Windows permeate the fiction of L.M. Montgomery and feature prominently in her journals.They are not only physical places of looking and seeing but also symbolic spaces for dreaming and visions. Building on the foundation created by Elizabeth Epperly’s analysis of Montgomery’s visual imagination, as well as work by scholars such as Irene Gammel, Laura Higgins, and Val Czerny, and framing the discussion with the theoretical work of Liana F. Piehler, Begum Ozden Firat, and Georg Simmel, this presentation explores the connections Montgomery draws between windows and internal and external vision. Montgomery’s journals often speak of windows as portals to the outdoor world and places for “indulging in day-dreams”(10 May 1893), and her heroines do the same. Examining the common thread of window imagery in Anne of Green Gables, Emily of New Moon, Jane of Lantern Hill, and Pat of Silver Bush reveals fascinating patterns of similarity and difference in each protagonists’ connections to the world and themselves. Each girl views windows as “threshold spaces ... that allow her to be connected to the outdoors, even when within domestic interiors” (Piehler 2004). This sense of freedom is also shown in the ways windows become portals that facilitate each girl’s connection to her innermost feelings and dreams. Additionally, windows are essential beacons representing home, family, and safety or protection. Montgomery’s windows and their symbolic nature regularly echo the characters’ situations and emotions and create liminal spaces for escaping reality and developing clarity of personal vision and maturation of spirit.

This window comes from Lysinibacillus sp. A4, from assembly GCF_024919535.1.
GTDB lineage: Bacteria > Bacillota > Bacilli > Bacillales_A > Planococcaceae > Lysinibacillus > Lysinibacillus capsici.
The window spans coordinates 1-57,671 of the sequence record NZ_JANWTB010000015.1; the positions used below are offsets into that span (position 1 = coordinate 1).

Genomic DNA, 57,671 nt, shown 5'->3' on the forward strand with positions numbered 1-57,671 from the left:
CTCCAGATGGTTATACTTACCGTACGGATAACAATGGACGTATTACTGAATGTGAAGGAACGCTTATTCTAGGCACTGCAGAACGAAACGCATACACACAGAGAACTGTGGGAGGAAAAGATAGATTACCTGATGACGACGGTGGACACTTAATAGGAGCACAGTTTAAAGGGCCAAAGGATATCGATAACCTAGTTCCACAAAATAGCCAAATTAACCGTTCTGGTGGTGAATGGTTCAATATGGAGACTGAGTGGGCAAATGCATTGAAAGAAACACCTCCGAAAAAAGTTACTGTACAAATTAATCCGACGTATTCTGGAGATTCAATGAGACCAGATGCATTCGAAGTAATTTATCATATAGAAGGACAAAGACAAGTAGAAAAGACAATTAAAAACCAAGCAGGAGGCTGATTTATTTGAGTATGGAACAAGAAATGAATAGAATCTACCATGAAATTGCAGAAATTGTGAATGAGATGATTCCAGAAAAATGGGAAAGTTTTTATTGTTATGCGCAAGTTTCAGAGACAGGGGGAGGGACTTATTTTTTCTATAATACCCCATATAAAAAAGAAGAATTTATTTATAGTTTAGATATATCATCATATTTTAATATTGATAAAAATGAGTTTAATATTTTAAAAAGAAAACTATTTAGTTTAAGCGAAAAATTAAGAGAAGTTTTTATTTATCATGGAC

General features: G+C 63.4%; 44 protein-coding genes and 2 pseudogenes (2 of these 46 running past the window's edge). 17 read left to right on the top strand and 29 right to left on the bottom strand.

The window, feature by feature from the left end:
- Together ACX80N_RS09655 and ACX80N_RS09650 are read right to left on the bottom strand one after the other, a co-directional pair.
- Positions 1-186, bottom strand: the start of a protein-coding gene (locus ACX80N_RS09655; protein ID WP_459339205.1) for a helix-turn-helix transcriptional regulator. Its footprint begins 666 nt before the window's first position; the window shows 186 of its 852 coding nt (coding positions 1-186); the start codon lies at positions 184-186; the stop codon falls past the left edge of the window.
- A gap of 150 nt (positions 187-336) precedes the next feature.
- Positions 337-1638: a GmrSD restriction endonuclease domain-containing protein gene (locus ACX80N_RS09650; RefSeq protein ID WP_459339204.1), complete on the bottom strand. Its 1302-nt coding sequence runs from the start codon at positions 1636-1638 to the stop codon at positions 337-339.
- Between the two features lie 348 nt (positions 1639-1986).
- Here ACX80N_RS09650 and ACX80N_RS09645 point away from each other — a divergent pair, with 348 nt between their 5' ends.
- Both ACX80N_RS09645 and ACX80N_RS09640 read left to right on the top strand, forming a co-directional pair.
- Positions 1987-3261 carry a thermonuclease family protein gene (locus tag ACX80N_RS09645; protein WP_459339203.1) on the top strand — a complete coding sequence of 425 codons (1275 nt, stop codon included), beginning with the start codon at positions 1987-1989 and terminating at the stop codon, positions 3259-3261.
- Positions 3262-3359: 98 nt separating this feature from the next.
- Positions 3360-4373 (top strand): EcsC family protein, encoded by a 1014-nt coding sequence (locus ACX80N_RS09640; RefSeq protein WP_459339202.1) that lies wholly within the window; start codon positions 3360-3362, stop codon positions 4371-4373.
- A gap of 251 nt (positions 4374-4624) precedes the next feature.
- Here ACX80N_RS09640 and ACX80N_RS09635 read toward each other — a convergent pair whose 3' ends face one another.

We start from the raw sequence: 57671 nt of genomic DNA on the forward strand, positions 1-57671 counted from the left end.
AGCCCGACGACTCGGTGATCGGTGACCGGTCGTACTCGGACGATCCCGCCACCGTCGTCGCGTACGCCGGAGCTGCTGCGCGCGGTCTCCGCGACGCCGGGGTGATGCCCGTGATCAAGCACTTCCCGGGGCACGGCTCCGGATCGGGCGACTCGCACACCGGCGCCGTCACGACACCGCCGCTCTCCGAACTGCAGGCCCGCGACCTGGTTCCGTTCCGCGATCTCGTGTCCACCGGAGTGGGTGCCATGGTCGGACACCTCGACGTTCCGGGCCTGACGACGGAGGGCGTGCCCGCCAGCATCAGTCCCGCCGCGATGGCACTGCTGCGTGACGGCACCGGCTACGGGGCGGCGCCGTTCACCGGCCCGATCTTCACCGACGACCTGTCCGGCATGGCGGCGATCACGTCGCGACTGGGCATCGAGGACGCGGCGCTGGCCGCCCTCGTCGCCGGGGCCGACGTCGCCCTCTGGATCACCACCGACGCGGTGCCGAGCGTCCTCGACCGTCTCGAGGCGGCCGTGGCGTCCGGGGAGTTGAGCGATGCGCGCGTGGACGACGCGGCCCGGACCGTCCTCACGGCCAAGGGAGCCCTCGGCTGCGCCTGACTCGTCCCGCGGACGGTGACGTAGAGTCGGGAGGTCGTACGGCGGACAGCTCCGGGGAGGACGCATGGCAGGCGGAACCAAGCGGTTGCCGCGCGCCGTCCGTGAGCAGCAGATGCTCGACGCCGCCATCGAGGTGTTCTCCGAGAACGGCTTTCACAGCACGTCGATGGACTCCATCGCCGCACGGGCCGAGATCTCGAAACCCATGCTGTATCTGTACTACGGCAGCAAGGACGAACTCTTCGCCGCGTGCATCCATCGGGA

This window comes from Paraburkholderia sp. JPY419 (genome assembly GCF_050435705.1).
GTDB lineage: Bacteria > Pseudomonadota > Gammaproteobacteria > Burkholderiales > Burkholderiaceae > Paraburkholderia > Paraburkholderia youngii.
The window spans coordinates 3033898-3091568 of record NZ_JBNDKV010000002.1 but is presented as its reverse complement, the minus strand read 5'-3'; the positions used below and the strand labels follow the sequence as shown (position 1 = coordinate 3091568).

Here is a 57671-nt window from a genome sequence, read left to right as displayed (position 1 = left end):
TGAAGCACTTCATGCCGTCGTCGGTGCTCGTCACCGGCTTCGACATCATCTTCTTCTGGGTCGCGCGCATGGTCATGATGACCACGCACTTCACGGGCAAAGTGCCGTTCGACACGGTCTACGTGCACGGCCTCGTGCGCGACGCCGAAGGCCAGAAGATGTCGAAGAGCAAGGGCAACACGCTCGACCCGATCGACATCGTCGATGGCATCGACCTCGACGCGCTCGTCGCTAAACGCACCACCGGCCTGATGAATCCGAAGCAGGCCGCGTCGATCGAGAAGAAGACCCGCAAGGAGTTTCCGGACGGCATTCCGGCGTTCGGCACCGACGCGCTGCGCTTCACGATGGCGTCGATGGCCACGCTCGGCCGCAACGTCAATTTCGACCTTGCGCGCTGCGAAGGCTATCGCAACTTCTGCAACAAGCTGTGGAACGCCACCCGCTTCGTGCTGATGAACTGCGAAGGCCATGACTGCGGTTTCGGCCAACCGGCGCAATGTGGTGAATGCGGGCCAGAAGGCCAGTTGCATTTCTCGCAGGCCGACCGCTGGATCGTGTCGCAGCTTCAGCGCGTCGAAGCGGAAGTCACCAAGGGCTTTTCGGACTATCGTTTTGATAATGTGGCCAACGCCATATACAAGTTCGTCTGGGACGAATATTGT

Copyright: Rebecca Thompson, 2020. This work is licensed under a Creative Commons Attribution 4.0 International License.
About the Author: Rebecca J. Thompson is a Librarian and Coordinator of Instruction and Reference Services at King’s College, PA and stays close to her roots as an English major through her work as a Montgomery scholar. Her research focuses on spatial theory, particularly in regards to the intersection between the external and internal. She has presented at two previous LMMI conferences, and her book chapter “‘That House Belongs To Me’: The Appropriation of Patriarchal Space in L.M. Montgomery’s Emily Trilogy,” will be published in the forthcoming volume L.M. Montgomery and Gender.